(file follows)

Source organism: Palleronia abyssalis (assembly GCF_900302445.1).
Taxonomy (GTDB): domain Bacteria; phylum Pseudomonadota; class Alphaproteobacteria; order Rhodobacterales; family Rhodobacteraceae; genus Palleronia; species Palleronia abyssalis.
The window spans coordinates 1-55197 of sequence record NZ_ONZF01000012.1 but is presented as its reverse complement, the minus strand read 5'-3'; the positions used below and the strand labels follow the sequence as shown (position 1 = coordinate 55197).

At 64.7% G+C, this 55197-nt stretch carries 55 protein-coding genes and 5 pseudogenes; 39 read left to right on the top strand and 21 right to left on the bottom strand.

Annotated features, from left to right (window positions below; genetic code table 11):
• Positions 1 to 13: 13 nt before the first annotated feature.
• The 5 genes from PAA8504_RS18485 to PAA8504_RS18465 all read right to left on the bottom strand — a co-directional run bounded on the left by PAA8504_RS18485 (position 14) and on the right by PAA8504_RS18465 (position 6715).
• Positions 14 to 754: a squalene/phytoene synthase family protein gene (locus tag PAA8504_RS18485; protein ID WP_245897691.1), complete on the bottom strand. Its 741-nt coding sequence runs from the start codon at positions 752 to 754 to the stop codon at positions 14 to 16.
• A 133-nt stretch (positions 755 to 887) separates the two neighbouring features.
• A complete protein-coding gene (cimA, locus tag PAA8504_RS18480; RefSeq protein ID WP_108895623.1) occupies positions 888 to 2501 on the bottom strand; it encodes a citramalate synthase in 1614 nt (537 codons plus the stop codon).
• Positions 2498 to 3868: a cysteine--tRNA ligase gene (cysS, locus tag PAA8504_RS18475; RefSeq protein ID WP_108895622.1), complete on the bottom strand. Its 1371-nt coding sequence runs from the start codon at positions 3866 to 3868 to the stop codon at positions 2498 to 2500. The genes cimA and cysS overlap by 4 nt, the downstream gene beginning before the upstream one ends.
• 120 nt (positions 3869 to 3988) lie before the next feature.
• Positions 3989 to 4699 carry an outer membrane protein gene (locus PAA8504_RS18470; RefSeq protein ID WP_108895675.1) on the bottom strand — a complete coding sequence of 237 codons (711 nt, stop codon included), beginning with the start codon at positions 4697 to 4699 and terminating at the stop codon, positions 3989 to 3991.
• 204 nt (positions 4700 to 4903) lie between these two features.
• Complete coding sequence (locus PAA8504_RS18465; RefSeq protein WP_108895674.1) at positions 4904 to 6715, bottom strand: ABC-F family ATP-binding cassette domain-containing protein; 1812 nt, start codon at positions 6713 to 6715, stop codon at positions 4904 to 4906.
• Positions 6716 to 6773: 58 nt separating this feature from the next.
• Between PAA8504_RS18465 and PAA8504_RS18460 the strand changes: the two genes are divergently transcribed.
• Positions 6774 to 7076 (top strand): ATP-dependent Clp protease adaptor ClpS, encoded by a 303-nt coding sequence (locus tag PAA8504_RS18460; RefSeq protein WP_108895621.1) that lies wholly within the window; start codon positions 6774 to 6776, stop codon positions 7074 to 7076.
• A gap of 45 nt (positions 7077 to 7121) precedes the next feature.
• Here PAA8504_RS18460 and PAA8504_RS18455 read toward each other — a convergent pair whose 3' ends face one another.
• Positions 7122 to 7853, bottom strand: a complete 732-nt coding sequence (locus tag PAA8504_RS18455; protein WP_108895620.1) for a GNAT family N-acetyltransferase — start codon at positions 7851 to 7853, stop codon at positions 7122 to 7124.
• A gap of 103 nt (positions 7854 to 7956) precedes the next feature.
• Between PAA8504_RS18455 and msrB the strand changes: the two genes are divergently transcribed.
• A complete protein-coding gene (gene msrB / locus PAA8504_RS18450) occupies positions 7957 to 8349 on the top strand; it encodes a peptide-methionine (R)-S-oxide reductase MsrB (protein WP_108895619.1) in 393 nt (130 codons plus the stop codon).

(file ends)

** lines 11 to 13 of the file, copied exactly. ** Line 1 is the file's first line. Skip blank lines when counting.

• Positions 2498 to 3868: a cysteine--tRNA ligase gene (cysS, locus tag PAA8504_RS18475; RefSeq protein ID WP_108895622.1), complete on the bottom strand. Its 1371-nt coding sequence runs from the start codon at positions 3866 to 3868 to the stop codon at positions 2498 to 2500. The genes cimA and cysS overlap by 4 nt, the downstream gene beginning before the upstream one ends.
• 120 nt (positions 3869 to 3988) lie before the next feature.
• Positions 3989 to 4699 carry an outer membrane protein gene (locus PAA8504_RS18470; RefSeq protein ID WP_108895675.1) on the bottom strand — a complete coding sequence of 237 codons (711 nt, stop codon included), beginning with the start codon at positions 4697 to 4699 and terminating at the stop codon, positions 3989 to 3991.